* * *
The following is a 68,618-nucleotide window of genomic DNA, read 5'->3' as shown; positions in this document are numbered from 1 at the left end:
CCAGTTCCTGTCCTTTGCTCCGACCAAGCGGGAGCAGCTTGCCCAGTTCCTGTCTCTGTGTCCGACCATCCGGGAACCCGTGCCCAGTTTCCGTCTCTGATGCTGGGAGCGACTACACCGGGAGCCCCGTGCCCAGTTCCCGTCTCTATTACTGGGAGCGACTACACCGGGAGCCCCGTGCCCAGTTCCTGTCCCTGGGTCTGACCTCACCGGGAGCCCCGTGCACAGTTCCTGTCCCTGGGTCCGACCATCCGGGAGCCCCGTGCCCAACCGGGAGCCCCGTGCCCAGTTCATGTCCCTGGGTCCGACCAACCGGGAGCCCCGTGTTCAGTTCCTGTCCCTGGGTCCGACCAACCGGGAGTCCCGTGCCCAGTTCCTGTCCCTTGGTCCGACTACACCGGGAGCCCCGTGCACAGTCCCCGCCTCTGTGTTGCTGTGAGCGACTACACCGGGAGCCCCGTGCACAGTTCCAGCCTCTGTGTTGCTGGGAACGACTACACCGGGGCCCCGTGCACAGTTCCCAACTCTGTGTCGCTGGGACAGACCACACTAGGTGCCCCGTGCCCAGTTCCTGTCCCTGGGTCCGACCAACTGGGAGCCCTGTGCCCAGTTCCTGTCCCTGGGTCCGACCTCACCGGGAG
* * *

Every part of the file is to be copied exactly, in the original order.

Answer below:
The following is a 68,618-nucleotide window of genomic DNA, read 5'->3' as shown; positions in this document are numbered from 1 at the left end:
CCAGTTCCTGTCCTTTGCTCCGACCAAGCGGGAGCAGCTTGCCCAGTTCCTGTCTCTGTGTCCGACCATCCGGGAACCCGTGCCCAGTTTCCGTCTCTGATGCTGGGAGCGACTACACCGGGAGCCCCGTGCCCAGTTCCCGTCTCTATTACTGGGAGCGACTACACCGGGAGCCCCGTGCCCAGTTCCTGTCCCTGGGTCTGACCTCACCGGGAGCCCCGTGCACAGTTCCTGTCCCTGGGTCCGACCATCCGGGAGCCCCGTGCCCAACCGGGAGCCCCGTGCCCAGTTCATGTCCCTGGGTCCGACCAACCGGGAGCCCCGTGTTCAGTTCCTGTCCCTGGGTCCGACCAACCGGGAGTCCCGTGCCCAGTTCCTGTCCCTTGGTCCGACTACACCGGGAGCCCCGTGCACAGTCCCCGCCTCTGTGTTGCTGTGAGCGACTACACCGGGAGCCCCGTGCACAGTTCCAGCCTCTGTGTTGCTGGGAACGACTACACCGGGGCCCCGTGCACAGTTCCCAACTCTGTGTCGCTGGGACAGACCACACTAGGTGCCCCGTGCCCAGTTCCTGTCCCTGGGTCCGACCAACTGGGAGCCCTGTGCCCAGTTCCTGTCCCTGGGTCCGACCTCACCGGGAG